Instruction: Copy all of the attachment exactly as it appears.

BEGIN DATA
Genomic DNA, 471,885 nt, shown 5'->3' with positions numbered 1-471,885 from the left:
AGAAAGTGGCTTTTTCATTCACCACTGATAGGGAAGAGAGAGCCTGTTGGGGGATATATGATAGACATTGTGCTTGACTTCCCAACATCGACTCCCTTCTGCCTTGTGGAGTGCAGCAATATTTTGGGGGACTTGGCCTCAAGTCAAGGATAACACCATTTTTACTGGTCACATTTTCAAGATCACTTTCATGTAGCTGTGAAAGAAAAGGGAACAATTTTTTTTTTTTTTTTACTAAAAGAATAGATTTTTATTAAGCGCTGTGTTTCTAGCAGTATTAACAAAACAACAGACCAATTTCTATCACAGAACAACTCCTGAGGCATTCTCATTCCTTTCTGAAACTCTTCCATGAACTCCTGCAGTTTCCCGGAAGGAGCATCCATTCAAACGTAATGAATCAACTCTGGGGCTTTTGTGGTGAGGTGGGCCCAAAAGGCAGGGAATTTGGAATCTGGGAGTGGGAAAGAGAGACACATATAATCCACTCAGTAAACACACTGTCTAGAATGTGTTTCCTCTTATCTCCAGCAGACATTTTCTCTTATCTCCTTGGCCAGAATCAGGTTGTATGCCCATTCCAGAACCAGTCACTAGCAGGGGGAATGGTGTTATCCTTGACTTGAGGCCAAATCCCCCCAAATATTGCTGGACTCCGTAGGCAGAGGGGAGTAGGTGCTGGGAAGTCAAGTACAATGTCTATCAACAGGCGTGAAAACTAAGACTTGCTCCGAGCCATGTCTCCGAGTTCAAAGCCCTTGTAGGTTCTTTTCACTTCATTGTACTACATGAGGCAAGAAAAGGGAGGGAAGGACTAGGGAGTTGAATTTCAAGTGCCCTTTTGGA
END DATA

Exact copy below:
Genomic DNA, 471,885 nt, shown 5'->3' with positions numbered 1-471,885 from the left:
AGAAAGTGGCTTTTTCATTCACCACTGATAGGGAAGAGAGAGCCTGTTGGGGGATATATGATAGACATTGTGCTTGACTTCCCAACATCGACTCCCTTCTGCCTTGTGGAGTGCAGCAATATTTTGGGGGACTTGGCCTCAAGTCAAGGATAACACCATTTTTACTGGTCACATTTTCAAGATCACTTTCATGTAGCTGTGAAAGAAAAGGGAACAATTTTTTTTTTTTTTTTACTAAAAGAATAGATTTTTATTAAGCGCTGTGTTTCTAGCAGTATTAACAAAACAACAGACCAATTTCTATCACAGAACAACTCCTGAGGCATTCTCATTCCTTTCTGAAACTCTTCCATGAACTCCTGCAGTTTCCCGGAAGGAGCATCCATTCAAACGTAATGAATCAACTCTGGGGCTTTTGTGGTGAGGTGGGCCCAAAAGGCAGGGAATTTGGAATCTGGGAGTGGGAAAGAGAGACACATATAATCCACTCAGTAAACACACTGTCTAGAATGTGTTTCCTCTTATCTCCAGCAGACATTTTCTCTTATCTCCTTGGCCAGAATCAGGTTGTATGCCCATTCCAGAACCAGTCACTAGCAGGGGGAATGGTGTTATCCTTGACTTGAGGCCAAATCCCCCCAAATATTGCTGGACTCCGTAGGCAGAGGGGAGTAGGTGCTGGGAAGTCAAGTACAATGTCTATCAACAGGCGTGAAAACTAAGACTTGCTCCGAGCCATGTCTCCGAGTTCAAAGCCCTTGTAGGTTCTTTTCACTTCATTGTACTACATGAGGCAAGAAAAGGGAGGGAAGGACTAGGGAGTTGAATTTCAAGTGCCCTTTTGGA